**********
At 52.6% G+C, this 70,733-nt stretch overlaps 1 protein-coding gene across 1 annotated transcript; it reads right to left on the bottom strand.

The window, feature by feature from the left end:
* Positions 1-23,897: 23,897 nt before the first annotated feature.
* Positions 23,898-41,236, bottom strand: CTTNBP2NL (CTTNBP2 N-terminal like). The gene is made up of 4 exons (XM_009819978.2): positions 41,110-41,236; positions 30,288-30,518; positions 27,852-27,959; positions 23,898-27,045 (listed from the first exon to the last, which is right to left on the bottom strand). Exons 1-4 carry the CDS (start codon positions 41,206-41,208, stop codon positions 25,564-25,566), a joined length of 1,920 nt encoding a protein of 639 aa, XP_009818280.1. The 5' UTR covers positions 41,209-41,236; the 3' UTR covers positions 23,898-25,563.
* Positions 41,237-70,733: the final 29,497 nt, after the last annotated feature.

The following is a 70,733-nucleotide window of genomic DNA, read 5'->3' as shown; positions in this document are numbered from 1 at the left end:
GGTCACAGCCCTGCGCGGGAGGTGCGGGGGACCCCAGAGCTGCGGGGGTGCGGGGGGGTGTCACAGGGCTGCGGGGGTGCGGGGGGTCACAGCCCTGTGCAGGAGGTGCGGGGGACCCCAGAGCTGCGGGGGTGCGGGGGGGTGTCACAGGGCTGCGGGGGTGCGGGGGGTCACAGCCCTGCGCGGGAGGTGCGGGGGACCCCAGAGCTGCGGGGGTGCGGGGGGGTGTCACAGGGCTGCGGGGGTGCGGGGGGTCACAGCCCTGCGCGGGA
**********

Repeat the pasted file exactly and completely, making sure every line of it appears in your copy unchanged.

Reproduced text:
At 52.6% G+C, this 70,733-nt stretch overlaps 1 protein-coding gene across 1 annotated transcript; it reads right to left on the bottom strand.

The window, feature by feature from the left end:
* Positions 1-23,897: 23,897 nt before the first annotated feature.
* Positions 23,898-41,236, bottom strand: CTTNBP2NL (CTTNBP2 N-terminal like). The gene is made up of 4 exons (XM_009819978.2): positions 41,110-41,236; positions 30,288-30,518; positions 27,852-27,959; positions 23,898-27,045 (listed from the first exon to the last, which is right to left on the bottom strand). Exons 1-4 carry the CDS (start codon positions 41,206-41,208, stop codon positions 25,564-25,566), a joined length of 1,920 nt encoding a protein of 639 aa, XP_009818280.1. The 5' UTR covers positions 41,209-41,236; the 3' UTR covers positions 23,898-25,563.
* Positions 41,237-70,733: the final 29,497 nt, after the last annotated feature.

The following is a 70,733-nucleotide window of genomic DNA, read 5'->3' as shown; positions in this document are numbered from 1 at the left end:
GGTCACAGCCCTGCGCGGGAGGTGCGGGGGACCCCAGAGCTGCGGGGGTGCGGGGGGGTGTCACAGGGCTGCGGGGGTGCGGGGGGTCACAGCCCTGTGCAGGAGGTGCGGGGGACCCCAGAGCTGCGGGGGTGCGGGGGGGTGTCACAGGGCTGCGGGGGTGCGGGGGGTCACAGCCCTGCGCGGGAGGTGCGGGGGACCCCAGAGCTGCGGGGGTGCGGGGGGGTGTCACAGGGCTGCGGGGGTGCGGGGGGTCACAGCCCTGCGCGGGA